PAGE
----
A stimulating exchange of thoughts and ideas on how to fight and prevent Match-Fixing in Sweden
IntegriSport Next has continued with its Awareness Raising Sessions (ARSs). This time, CSCF – Foundation for Sport Integrity co-organised the event with its project partner in Sweden, the Swedish Sports Confederation, which is responsible for combating all forms of sports manipulations in Sweden.
Being the last session of 2021 after successfully completing the ARSs of Estonia and Finland, the event took place in Stockholm on the 24th and 25th of November, where more than 70 people from the law enforcement, judiciary, sport, and betting sectors attended the workshop. The event sparked active debates and discussions about fighting and preventing sports manipulations.
Fulfilling the objective of the project, the session represented a unique opportunity to bring together Swedish law enforcement and judiciary authorities and all the Swedish and international actors who fight against this phenomenon in sport to share ideas, opinions, good practices, and ways to cooperate between them.
The two-day session was dedicated to giving to the participants a perspective of the situation of sport manipulation at the national and international level, with the participation of first-class speakers who presented their contributions on the following key topics:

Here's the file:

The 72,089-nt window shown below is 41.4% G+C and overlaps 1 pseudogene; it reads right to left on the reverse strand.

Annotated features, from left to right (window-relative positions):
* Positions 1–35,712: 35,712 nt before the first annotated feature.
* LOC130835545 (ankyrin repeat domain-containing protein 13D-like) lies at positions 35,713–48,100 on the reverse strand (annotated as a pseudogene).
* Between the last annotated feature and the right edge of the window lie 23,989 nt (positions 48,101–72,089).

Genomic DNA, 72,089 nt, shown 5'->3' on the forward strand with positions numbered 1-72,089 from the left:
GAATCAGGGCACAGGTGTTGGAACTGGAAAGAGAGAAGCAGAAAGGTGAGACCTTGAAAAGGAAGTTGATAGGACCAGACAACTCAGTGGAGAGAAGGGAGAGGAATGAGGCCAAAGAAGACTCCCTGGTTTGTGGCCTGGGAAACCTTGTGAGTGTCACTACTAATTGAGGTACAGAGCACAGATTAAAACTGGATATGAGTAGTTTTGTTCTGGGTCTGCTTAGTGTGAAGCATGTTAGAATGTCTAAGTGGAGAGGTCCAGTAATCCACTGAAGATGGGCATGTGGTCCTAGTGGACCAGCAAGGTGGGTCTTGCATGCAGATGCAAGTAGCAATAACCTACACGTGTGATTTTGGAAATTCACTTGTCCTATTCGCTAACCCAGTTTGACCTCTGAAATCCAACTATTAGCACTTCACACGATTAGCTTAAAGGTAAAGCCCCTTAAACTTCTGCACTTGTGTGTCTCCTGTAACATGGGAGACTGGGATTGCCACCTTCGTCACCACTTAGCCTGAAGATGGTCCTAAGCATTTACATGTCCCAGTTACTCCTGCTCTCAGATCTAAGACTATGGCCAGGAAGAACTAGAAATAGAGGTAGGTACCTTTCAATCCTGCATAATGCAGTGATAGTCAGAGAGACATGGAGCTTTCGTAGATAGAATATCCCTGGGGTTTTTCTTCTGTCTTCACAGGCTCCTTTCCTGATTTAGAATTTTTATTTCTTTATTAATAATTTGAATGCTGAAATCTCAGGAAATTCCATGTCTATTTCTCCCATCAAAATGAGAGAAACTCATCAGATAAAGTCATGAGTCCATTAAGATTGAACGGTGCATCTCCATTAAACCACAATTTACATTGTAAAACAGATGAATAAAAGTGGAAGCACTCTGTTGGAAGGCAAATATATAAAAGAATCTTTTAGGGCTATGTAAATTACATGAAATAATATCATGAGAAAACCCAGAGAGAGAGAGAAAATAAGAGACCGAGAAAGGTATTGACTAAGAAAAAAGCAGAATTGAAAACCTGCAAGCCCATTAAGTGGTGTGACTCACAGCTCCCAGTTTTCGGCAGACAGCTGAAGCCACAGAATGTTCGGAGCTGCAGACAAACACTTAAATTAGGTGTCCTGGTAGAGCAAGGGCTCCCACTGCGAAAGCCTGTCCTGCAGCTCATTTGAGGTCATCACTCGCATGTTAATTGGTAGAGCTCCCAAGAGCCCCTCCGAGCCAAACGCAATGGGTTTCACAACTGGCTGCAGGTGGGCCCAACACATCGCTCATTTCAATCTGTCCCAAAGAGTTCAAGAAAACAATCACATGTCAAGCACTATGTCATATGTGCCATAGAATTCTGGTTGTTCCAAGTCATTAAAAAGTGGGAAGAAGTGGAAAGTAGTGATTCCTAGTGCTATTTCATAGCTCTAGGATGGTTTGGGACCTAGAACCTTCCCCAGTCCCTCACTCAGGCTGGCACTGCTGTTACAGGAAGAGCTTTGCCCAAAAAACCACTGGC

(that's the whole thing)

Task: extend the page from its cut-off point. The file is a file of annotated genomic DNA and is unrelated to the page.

- Sport integrity Sport betting
- Virtual currencies
- Related criminal offenses (corruption, fraud, money laundering)
- National and international co-operation and policymaking
Among the participant organisations, there were not only representatives from project partners but also other international and local institutions that play a crucial role in the field of sports manipulation, such as CSCF – Foundation for Sport Integrity, the Global Lottery Monitoring System (GLMS), the Swedish Sports Confederation, FIFPRO, the Swedish Gambling Authority, Svenska Spel, the Swedish Players Union, the Swedish FA, the Finnish Center for Integrity in Sports (FINCIS), the Swedish Police Authority, the Prosecution Authority, and the Council of Europe and INTERPOL, as intergovernmental key stakeholders with an active and important work in the domain. Also, the first day had a very enlightening interview with Kenny Stamatopoulos, a former football player who had first-hand experience with match-fixing, who said no and reported it.
“The Swedish awareness-raising session was an engaging and fruitful workshop, where we, as GLMS, together with our local member, Svenska Spel, were able to share the basics of sports betting, what to look out for when collecting intelligence and preparing evidence, key issues in Sweden related to sports betting integrity and the importance of education and collaborative actions” said Cassandra Fernandes – Legal and Projects Manager of GLMS Global Lottery Monitoring System (GLMS)
“Addressing the manipulation issues of sport requires a multi-stakeholder effort. At the Swedish Sports Confederation, we want to have an impact on all those actors who can contribute in one way or another to combat this problem. Being involved in this project, we have the opportunity to meet with representatives of law enforcement, the judiciary, the sports movement, and the field of betting, all together raising awareness and understanding different points of view” said Jakob Uddeholt from Integrity Officer – Swedish Sports Confederation